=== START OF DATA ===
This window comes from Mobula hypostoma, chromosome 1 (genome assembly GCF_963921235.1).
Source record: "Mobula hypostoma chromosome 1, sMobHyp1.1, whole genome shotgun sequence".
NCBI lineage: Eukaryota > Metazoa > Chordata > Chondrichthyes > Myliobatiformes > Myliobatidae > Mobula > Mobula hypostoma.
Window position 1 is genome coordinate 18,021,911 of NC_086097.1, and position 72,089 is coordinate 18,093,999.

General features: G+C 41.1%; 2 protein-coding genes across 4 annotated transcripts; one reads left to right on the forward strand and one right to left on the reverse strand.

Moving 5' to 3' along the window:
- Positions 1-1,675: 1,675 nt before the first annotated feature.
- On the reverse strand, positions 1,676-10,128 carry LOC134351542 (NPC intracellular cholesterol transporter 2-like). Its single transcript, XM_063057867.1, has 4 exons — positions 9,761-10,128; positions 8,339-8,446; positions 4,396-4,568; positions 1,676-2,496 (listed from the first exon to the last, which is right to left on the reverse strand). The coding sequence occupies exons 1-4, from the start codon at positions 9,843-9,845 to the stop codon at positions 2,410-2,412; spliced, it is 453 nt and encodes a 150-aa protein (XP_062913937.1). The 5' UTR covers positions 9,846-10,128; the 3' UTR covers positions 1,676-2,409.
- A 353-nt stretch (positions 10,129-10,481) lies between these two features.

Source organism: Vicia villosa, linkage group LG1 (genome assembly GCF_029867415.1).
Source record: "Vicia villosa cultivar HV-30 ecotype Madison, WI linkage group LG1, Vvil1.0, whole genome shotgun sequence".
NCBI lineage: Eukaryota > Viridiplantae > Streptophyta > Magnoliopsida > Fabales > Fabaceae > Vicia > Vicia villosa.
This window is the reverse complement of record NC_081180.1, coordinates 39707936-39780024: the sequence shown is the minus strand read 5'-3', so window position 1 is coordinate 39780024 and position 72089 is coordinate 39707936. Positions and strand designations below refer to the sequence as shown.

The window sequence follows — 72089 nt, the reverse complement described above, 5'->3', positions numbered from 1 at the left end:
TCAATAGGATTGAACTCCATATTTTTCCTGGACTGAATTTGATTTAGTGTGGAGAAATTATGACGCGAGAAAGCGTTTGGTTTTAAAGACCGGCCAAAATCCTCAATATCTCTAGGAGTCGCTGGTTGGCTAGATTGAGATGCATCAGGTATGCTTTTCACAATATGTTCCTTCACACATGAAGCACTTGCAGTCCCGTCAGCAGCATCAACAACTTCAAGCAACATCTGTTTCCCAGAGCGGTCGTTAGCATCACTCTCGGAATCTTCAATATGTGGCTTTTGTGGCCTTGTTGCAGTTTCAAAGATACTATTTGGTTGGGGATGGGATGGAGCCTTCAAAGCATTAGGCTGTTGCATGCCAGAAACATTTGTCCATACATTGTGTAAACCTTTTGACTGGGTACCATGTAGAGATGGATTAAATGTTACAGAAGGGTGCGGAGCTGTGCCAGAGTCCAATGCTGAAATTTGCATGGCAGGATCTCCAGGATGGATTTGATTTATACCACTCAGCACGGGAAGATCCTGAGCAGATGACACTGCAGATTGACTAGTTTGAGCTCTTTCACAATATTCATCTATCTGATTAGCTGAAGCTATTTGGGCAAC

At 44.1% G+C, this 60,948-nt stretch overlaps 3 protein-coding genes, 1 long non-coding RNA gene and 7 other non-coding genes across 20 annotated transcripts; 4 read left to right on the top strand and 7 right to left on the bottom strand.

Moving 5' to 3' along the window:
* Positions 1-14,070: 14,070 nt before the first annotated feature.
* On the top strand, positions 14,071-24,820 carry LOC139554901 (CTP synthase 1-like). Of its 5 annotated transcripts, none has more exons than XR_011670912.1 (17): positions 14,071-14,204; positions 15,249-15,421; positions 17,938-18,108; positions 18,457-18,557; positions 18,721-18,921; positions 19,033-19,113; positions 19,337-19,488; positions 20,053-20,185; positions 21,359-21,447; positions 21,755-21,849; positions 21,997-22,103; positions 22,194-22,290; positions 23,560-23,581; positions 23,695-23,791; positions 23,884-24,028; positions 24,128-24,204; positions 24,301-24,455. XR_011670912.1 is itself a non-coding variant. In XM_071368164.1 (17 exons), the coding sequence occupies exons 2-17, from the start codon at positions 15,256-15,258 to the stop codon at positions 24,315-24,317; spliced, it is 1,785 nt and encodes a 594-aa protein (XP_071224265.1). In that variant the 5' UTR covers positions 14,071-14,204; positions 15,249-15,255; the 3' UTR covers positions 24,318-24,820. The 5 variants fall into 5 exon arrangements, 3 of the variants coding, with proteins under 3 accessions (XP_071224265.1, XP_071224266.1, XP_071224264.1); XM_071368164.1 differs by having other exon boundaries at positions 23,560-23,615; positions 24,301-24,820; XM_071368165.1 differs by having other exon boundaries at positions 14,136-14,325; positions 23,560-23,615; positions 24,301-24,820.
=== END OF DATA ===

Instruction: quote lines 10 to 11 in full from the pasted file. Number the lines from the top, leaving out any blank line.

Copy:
Source organism: Vicia villosa, linkage group LG1 (genome assembly GCF_029867415.1).
Source record: "Vicia villosa cultivar HV-30 ecotype Madison, WI linkage group LG1, Vvil1.0, whole genome shotgun sequence".